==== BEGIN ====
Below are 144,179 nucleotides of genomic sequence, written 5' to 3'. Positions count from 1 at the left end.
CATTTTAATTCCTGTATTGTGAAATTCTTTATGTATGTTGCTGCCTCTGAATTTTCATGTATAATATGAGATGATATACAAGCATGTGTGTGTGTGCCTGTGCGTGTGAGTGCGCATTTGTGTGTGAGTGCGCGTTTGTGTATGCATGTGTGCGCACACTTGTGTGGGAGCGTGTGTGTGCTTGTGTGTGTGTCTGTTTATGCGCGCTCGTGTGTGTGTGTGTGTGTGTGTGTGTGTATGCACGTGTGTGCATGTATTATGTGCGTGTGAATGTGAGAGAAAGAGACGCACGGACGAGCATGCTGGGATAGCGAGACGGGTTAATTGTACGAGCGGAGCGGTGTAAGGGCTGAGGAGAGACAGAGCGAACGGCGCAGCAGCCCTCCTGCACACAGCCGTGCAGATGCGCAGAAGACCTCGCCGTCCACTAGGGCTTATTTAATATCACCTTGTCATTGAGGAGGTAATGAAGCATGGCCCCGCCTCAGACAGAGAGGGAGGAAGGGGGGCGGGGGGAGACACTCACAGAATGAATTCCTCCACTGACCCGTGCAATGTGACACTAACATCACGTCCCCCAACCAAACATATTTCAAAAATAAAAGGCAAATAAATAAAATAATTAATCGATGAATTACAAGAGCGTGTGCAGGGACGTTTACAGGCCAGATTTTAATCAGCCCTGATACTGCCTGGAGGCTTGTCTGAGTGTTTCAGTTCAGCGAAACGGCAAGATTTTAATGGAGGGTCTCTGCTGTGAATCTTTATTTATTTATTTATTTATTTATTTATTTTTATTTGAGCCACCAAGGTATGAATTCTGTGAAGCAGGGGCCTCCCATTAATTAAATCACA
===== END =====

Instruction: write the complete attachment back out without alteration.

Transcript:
Below are 144,179 nucleotides of genomic sequence, written 5' to 3'. Positions count from 1 at the left end.
CATTTTAATTCCTGTATTGTGAAATTCTTTATGTATGTTGCTGCCTCTGAATTTTCATGTATAATATGAGATGATATACAAGCATGTGTGTGTGTGCCTGTGCGTGTGAGTGCGCATTTGTGTGTGAGTGCGCGTTTGTGTATGCATGTGTGCGCACACTTGTGTGGGAGCGTGTGTGTGCTTGTGTGTGTGTCTGTTTATGCGCGCTCGTGTGTGTGTGTGTGTGTGTGTGTGTGTATGCACGTGTGTGCATGTATTATGTGCGTGTGAATGTGAGAGAAAGAGACGCACGGACGAGCATGCTGGGATAGCGAGACGGGTTAATTGTACGAGCGGAGCGGTGTAAGGGCTGAGGAGAGACAGAGCGAACGGCGCAGCAGCCCTCCTGCACACAGCCGTGCAGATGCGCAGAAGACCTCGCCGTCCACTAGGGCTTATTTAATATCACCTTGTCATTGAGGAGGTAATGAAGCATGGCCCCGCCTCAGACAGAGAGGGAGGAAGGGGGGCGGGGGGAGACACTCACAGAATGAATTCCTCCACTGACCCGTGCAATGTGACACTAACATCACGTCCCCCAACCAAACATATTTCAAAAATAAAAGGCAAATAAATAAAATAATTAATCGATGAATTACAAGAGCGTGTGCAGGGACGTTTACAGGCCAGATTTTAATCAGCCCTGATACTGCCTGGAGGCTTGTCTGAGTGTTTCAGTTCAGCGAAACGGCAAGATTTTAATGGAGGGTCTCTGCTGTGAATCTTTATTTATTTATTTATTTATTTATTTATTTTTATTTGAGCCACCAAGGTATGAATTCTGTGAAGCAGGGGCCTCCCATTAATTAAATCACA